“Even if you feel you have two left feet, that shouldn’t hinder you from coming out,” he said. “We have taught people who have two left feet and they now know how to dance.”

The key is to give people who want to learn a good foundation in a non-threatening atmosphere, said Giddel Hubbard of Winchester, who started attending the dances in March.

Many experienced dancers are willing to spend the time helping those who want to learn but don’t know where to start, she said. With the basics under their belts, they feel more confident to try new steps and techniques.

“There are people who, every time they come, want to learn something new,” she said.

The group was started in January by Figueroa and Cari Brown of Stephens City. Brown had tried to start a salsa group before, but it never took off. She met Figueroa last fall, and he had the connections to help get the idea launched.

Brown’s first real exposure to Latin dancing came when she was learning about ballroom dancing. As soon as she tried the Latin dancing, she fell in love, she said.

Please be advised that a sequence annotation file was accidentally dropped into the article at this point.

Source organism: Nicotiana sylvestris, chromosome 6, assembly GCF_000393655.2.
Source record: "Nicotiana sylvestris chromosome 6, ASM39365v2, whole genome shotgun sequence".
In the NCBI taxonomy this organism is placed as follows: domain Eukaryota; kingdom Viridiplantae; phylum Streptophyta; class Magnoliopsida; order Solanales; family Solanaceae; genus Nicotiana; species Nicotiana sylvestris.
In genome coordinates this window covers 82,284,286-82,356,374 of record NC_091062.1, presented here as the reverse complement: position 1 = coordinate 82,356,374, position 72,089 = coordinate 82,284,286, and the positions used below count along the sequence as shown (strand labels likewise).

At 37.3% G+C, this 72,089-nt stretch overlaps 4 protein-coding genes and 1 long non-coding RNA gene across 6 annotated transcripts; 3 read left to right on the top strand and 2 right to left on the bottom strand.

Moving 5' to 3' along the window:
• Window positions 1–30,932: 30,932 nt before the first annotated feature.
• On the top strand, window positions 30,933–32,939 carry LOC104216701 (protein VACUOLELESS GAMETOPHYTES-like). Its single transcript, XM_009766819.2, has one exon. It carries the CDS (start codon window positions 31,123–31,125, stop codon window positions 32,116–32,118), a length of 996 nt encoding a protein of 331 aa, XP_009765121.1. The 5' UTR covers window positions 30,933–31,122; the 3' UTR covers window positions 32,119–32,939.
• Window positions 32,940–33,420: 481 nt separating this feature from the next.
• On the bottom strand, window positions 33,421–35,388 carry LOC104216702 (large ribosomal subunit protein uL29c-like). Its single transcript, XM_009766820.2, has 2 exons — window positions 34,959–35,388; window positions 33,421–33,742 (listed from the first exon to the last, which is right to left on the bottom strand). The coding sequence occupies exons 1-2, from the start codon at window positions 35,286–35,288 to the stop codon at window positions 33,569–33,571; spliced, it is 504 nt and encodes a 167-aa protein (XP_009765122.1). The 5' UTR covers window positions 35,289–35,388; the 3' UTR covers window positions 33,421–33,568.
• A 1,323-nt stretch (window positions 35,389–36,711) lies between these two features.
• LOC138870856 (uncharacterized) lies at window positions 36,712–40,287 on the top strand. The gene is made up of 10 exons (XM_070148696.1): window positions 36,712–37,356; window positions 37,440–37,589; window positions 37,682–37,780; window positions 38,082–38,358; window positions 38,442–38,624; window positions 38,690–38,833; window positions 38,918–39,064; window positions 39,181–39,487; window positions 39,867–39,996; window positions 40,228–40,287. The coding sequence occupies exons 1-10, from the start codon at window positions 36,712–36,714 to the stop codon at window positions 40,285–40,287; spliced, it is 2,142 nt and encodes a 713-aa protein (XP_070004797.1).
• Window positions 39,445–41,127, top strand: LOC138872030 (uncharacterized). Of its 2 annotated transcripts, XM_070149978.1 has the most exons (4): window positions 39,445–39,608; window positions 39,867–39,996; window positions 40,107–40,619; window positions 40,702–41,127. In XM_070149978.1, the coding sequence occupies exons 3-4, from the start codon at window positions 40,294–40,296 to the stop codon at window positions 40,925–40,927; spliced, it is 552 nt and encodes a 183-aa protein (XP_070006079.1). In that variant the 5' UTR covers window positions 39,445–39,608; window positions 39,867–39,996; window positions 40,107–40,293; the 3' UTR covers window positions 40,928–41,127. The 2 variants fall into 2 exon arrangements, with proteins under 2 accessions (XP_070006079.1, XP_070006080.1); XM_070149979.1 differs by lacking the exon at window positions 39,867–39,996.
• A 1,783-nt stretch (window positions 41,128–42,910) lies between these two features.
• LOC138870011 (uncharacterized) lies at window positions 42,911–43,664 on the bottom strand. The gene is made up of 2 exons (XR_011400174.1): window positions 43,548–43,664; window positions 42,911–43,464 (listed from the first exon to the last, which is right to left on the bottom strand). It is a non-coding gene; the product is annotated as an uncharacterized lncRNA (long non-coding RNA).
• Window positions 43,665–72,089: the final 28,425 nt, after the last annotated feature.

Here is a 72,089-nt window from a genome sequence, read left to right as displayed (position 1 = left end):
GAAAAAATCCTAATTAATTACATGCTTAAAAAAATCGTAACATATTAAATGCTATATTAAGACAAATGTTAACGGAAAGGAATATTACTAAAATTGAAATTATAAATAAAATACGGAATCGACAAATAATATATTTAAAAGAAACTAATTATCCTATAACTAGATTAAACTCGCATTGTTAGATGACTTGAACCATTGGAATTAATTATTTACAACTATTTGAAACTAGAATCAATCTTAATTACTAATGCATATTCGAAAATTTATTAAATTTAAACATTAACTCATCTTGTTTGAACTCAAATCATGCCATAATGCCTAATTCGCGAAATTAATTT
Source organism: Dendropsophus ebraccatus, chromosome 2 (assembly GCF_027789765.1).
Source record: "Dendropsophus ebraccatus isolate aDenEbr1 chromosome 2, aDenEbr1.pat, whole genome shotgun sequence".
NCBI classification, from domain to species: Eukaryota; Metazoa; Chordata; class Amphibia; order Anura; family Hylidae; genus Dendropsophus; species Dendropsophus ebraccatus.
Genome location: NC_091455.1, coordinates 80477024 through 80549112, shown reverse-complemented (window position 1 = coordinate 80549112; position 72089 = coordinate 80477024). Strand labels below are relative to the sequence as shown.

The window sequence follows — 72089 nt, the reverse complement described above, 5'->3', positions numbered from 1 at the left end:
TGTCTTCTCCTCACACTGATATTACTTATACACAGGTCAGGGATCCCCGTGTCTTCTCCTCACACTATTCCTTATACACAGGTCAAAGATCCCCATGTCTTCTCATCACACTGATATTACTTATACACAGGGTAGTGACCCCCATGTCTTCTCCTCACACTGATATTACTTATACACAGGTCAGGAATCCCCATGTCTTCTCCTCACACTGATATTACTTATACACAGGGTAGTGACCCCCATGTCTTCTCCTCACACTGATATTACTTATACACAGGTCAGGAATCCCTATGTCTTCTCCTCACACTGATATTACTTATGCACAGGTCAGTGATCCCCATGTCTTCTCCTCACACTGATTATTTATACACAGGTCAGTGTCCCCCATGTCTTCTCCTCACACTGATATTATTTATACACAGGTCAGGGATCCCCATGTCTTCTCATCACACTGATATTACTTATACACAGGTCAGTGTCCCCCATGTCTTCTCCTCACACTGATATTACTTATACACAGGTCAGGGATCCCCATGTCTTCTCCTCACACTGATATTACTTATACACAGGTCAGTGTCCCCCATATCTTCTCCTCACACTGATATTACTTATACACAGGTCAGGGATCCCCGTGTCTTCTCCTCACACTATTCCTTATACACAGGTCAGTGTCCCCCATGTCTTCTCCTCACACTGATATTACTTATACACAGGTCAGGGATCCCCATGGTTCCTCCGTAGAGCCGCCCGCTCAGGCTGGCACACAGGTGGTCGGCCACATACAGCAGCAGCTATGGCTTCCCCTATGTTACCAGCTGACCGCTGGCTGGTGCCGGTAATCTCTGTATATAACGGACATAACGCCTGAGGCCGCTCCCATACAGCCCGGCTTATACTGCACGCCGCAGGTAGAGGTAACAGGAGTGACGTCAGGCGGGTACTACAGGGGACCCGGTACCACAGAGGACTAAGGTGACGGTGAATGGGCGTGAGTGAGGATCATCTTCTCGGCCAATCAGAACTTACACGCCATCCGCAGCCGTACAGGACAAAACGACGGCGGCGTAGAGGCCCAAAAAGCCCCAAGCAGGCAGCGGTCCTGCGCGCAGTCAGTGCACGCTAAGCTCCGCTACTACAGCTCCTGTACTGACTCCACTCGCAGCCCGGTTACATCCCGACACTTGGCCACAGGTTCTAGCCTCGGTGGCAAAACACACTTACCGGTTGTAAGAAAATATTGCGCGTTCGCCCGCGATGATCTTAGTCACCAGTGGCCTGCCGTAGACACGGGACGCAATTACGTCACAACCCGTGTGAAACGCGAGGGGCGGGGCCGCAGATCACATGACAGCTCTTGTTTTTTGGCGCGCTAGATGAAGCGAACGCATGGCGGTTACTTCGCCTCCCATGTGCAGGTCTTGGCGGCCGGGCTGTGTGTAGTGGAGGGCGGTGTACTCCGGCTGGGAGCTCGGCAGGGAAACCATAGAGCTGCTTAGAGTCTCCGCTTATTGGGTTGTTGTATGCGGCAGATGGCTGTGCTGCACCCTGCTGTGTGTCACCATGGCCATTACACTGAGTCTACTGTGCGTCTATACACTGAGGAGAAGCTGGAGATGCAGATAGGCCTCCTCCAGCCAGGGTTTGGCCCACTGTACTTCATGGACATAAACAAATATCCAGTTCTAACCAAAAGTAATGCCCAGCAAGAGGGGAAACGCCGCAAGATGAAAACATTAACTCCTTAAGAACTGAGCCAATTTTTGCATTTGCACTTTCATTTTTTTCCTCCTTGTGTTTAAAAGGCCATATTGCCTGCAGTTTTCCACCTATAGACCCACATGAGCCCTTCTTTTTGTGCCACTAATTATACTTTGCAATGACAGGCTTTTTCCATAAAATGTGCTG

For her, the Winchester Salsa Group offers a safe space to share that passion for Latin dancing with others who feel the same. “With each individual I dance with, I am always learning something new because everyone brings their own style and culture to the group.”

Attendance has grown steadily as word spread, and the dance nights now bring in an average of 60 to 70 people, Brown said. They range from college students to one regular couple in their 70s.

The dance nights attract people from a variety of Latin cultures, including Peru, Honduras, El Salvador, Chile, Cuba and the Dominican Republic, she said. The growing Hispanic community in Winchester has brought more opportunities for such cultural exchanges.

Gloria and Angelo Rodriguez of Puerto Rico have been attending the dance nights while visiting their daughter in Stephens City.

Gloria, 74, said she and her husband of 53 years attend similar dances at home and love the chance to meet new people and get out and move to music they love.